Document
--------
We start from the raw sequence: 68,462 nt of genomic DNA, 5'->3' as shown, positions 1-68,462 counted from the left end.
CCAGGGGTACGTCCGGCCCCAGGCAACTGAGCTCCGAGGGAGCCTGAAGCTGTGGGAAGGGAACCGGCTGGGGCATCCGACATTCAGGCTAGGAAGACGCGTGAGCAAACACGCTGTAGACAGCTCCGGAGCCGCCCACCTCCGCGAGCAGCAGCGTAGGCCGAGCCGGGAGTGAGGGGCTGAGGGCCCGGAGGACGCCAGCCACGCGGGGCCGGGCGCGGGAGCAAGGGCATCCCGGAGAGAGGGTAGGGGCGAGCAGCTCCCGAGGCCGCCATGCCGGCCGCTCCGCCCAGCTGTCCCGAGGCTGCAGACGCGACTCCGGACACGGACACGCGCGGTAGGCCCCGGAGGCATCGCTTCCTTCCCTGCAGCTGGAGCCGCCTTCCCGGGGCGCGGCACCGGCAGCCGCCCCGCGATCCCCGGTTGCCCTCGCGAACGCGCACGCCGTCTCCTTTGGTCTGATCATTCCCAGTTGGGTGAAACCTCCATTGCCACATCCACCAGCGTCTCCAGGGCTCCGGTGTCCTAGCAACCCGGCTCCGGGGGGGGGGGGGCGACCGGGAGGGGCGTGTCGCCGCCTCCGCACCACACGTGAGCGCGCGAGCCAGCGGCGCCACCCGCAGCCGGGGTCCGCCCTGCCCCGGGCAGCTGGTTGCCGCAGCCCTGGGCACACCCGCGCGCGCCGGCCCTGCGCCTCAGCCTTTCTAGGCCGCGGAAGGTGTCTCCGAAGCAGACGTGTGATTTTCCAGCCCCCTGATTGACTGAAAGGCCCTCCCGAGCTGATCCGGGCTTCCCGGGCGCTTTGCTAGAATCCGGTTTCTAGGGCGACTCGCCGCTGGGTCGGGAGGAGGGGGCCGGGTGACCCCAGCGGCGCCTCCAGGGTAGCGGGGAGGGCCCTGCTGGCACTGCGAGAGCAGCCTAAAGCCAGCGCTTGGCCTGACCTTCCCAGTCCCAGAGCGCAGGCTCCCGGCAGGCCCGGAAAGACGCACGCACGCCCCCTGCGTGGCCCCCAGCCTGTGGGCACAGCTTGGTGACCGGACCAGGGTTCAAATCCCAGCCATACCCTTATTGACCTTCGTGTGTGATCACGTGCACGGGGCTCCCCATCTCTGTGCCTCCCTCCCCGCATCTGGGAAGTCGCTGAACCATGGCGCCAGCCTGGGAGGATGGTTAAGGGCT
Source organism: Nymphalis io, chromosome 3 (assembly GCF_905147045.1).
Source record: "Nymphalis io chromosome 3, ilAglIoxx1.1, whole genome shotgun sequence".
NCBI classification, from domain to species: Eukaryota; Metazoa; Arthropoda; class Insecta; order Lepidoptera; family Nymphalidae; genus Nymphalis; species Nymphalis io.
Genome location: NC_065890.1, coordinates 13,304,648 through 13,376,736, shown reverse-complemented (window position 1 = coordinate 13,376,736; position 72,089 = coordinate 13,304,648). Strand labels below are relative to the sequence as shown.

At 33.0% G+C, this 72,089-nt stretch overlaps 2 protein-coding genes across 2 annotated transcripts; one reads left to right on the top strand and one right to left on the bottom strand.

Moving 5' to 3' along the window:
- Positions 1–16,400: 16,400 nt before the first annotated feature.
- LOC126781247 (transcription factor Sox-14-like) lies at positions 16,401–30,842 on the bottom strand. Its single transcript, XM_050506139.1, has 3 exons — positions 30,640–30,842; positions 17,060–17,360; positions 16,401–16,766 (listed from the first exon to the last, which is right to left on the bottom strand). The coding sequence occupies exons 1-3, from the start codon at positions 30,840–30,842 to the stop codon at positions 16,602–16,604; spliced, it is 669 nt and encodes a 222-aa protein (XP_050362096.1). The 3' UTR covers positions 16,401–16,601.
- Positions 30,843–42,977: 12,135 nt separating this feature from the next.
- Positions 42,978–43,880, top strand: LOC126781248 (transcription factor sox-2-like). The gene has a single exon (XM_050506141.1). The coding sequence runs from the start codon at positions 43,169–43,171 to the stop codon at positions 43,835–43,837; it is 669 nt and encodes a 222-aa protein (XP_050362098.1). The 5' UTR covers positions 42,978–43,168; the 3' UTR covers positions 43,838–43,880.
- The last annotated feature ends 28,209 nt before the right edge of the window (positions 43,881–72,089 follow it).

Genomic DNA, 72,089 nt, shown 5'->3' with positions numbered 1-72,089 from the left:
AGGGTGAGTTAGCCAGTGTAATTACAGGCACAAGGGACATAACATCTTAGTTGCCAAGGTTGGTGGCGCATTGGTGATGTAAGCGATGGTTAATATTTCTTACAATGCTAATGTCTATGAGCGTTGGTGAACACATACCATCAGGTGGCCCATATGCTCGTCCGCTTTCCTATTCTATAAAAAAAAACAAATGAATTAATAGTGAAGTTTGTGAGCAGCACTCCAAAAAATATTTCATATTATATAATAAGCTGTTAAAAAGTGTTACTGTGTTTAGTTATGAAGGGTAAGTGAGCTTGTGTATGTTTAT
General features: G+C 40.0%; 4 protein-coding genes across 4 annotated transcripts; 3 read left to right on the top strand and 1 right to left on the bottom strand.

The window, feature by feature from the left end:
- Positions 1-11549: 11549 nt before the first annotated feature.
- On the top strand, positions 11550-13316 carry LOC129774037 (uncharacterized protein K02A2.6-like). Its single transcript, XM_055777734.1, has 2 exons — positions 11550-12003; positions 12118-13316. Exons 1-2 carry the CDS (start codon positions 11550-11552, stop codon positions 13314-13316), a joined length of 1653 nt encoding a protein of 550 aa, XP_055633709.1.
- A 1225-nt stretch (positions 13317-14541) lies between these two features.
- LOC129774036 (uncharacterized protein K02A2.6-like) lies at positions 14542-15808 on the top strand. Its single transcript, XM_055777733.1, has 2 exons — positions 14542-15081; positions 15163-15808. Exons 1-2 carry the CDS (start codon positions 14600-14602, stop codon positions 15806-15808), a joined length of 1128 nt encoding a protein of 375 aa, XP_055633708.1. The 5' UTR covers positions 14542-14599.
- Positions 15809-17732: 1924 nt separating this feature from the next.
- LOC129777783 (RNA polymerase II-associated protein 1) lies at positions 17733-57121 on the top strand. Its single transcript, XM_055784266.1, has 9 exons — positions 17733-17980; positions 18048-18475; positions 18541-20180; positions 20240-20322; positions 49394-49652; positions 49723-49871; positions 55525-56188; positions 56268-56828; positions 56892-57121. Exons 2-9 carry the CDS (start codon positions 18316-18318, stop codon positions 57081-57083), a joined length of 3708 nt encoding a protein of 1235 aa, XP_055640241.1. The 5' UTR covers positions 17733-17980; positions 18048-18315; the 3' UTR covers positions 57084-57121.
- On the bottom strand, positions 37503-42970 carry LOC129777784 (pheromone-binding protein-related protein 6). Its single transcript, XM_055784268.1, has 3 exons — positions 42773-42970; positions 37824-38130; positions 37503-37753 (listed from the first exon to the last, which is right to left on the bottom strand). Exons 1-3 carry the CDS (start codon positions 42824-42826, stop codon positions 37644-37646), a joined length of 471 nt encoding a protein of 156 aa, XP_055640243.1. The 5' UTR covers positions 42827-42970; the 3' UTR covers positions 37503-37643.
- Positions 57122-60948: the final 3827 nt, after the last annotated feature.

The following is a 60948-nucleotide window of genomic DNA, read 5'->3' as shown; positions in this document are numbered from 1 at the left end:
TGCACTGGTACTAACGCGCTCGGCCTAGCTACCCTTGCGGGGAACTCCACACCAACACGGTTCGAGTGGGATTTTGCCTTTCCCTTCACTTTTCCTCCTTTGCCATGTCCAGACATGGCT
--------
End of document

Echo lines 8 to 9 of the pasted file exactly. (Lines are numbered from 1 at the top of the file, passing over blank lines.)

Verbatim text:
Moving 5' to 3' along the window:
- Positions 1–16,400: 16,400 nt before the first annotated feature.